He didn’t say anything while she vented about everything. She hadn’t ever had a chance to tell anyone everything she had felt since she entered the camp but this was a rarity she wasn’t going to let pass her by.

Once she was done though, her heart felt lighter and she was proud that she had managed to hold back the tears. She’d never cry again.

When Phillipe finally did pull back, it was only long enough to pull a handkerchief from his pocket and start wiping the blood from her face.

“You’re wrong Wren. You can do this.” Since he hadn’t interrupted her, she could offer him the same courtesy. “Anna used to talk about you all the time; she made sure that I knew how you were doing. She was so proud of you and I still am kiddo. You’ll make it out this stronger.”

“But Phillipe, I don’t feel like myself anymore.”

“Then make a new you; a feral you that is fit for this place and let the real you shine when you’re with the people you care about. Mom named you after a songbird but I always thought you were more like a wildcat anyway.” They both shared a short laugh over that and he held up one of her bloody hands. “Anna would have laughed so hard to know that you told off the officers. She enjoyed your rebellions.”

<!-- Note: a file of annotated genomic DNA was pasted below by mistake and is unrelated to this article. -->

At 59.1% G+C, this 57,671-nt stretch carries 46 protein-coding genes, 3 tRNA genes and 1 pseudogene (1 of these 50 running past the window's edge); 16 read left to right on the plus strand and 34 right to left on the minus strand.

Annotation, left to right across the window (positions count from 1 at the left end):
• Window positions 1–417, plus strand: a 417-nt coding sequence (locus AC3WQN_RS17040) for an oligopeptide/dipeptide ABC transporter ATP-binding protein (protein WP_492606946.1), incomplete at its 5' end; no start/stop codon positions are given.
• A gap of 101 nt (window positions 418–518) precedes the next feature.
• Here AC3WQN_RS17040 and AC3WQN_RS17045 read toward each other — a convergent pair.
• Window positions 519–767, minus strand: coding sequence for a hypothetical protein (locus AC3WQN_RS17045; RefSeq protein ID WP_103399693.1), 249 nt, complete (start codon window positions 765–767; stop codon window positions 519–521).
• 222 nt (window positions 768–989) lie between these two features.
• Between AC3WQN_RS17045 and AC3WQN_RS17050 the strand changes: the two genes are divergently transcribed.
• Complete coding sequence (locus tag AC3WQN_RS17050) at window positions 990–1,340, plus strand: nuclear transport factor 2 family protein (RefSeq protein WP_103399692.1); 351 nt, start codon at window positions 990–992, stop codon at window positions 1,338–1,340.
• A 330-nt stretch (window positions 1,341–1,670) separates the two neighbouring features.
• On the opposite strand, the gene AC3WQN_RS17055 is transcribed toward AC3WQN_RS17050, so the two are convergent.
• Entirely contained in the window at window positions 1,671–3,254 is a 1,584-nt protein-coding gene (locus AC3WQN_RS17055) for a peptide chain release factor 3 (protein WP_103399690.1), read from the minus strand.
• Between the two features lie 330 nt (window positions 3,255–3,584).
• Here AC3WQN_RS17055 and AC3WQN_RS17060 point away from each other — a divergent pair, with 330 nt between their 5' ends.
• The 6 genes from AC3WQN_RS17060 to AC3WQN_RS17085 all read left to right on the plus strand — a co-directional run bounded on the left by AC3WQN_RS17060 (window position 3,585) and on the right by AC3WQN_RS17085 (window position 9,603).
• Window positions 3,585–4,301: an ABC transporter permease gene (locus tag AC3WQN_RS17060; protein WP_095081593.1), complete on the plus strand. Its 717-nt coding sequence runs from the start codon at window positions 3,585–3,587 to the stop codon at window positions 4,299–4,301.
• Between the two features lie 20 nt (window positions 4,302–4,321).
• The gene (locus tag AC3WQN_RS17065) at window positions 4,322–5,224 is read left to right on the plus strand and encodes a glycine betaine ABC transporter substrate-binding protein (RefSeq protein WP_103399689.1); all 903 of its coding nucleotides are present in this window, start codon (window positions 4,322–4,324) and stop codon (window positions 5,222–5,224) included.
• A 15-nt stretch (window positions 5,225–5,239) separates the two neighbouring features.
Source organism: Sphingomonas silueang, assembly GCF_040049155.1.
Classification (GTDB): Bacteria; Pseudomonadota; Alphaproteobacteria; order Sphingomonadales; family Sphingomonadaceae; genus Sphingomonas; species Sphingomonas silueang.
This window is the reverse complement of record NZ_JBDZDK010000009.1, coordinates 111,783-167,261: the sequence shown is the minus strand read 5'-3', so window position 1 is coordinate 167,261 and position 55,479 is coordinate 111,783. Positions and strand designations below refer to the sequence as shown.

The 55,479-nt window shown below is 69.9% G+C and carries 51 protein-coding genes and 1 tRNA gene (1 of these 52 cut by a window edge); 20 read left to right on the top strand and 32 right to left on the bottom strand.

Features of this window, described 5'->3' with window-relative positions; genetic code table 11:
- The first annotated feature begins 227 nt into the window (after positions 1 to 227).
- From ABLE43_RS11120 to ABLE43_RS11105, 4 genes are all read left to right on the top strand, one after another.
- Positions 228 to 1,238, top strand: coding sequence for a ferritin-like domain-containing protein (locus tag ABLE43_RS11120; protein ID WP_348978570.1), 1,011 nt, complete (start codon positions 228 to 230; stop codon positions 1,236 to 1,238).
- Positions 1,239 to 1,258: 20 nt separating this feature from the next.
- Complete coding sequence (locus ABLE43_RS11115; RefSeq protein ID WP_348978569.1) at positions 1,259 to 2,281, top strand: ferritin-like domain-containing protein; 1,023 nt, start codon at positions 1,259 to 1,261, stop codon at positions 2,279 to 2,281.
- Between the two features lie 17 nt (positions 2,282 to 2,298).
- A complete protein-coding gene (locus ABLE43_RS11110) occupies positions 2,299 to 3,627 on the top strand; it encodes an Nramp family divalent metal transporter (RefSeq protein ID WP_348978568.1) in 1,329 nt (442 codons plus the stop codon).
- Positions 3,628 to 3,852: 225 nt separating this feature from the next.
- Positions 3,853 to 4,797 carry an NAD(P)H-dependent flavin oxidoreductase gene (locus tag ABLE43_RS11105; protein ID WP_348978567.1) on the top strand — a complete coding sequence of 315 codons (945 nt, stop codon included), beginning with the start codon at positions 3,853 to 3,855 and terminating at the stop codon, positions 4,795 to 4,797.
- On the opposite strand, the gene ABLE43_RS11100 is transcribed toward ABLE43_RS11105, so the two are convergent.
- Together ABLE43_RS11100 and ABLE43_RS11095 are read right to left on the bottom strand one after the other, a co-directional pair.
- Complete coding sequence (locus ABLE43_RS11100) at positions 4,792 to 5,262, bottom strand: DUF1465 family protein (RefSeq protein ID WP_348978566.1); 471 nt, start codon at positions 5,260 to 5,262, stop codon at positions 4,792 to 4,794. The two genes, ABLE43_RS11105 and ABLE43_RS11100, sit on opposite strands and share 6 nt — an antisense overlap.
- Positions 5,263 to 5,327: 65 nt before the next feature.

“I’m going to miss her…”

“She was a good friend,” for the first time, she realized that there were others who were close to Anna. Though they had talked about Phillipe sometimes, she hadn’t realized that Anna had been close to her brother too. “But you know what?”


“If nothing else, you can still trust me. We have to stick together y’know.” His mouth twisted into a suspicious little smile and leaned against the table. “With our reputations, we can turn this camp on its head if we wanted.”

The idea was so absurd, so unlike him, that the laughter poured out of her almost uncontrollably. This wasn’t going to be a common thing but having him on her side made things much better.